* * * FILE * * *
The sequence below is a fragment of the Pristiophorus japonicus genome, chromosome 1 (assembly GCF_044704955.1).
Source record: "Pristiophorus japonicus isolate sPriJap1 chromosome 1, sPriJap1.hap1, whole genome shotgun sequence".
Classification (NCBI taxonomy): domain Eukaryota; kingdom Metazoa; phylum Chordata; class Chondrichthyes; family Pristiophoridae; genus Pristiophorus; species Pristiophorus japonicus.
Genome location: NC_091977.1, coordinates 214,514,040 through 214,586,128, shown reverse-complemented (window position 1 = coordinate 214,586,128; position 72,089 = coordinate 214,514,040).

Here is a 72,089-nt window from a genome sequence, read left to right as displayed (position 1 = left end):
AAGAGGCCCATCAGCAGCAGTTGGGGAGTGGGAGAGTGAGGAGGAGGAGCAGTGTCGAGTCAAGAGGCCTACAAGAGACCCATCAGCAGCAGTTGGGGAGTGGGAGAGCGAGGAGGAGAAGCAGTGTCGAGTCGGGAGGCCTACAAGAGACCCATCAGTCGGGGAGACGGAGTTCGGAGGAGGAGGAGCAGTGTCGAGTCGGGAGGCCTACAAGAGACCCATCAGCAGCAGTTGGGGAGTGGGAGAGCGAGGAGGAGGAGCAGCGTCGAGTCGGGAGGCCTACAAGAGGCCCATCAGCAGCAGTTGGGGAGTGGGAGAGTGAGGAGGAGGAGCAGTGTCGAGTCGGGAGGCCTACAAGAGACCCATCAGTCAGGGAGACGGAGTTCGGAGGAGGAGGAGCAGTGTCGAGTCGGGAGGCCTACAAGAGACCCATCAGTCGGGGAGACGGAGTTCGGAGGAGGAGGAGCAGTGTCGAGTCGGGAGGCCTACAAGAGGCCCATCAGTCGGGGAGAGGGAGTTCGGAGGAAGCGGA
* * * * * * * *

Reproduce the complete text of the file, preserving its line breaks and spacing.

The sequence below is a fragment of the Pristiophorus japonicus genome, chromosome 1 (assembly GCF_044704955.1).
Source record: "Pristiophorus japonicus isolate sPriJap1 chromosome 1, sPriJap1.hap1, whole genome shotgun sequence".
Classification (NCBI taxonomy): domain Eukaryota; kingdom Metazoa; phylum Chordata; class Chondrichthyes; family Pristiophoridae; genus Pristiophorus; species Pristiophorus japonicus.
Genome location: NC_091977.1, coordinates 214,514,040 through 214,586,128, shown reverse-complemented (window position 1 = coordinate 214,586,128; position 72,089 = coordinate 214,514,040).

Here is a 72,089-nt window from a genome sequence, read left to right as displayed (position 1 = left end):
AAGAGGCCCATCAGCAGCAGTTGGGGAGTGGGAGAGTGAGGAGGAGGAGCAGTGTCGAGTCAAGAGGCCTACAAGAGACCCATCAGCAGCAGTTGGGGAGTGGGAGAGCGAGGAGGAGAAGCAGTGTCGAGTCGGGAGGCCTACAAGAGACCCATCAGTCGGGGAGACGGAGTTCGGAGGAGGAGGAGCAGTGTCGAGTCGGGAGGCCTACAAGAGACCCATCAGCAGCAGTTGGGGAGTGGGAGAGCGAGGAGGAGGAGCAGCGTCGAGTCGGGAGGCCTACAAGAGGCCCATCAGCAGCAGTTGGGGAGTGGGAGAGTGAGGAGGAGGAGCAGTGTCGAGTCGGGAGGCCTACAAGAGACCCATCAGTCAGGGAGACGGAGTTCGGAGGAGGAGGAGCAGTGTCGAGTCGGGAGGCCTACAAGAGACCCATCAGTCGGGGAGACGGAGTTCGGAGGAGGAGGAGCAGTGTCGAGTCGGGAGGCCTACAAGAGGCCCATCAGTCGGGGAGAGGGAGTTCGGAGGAAGCGGA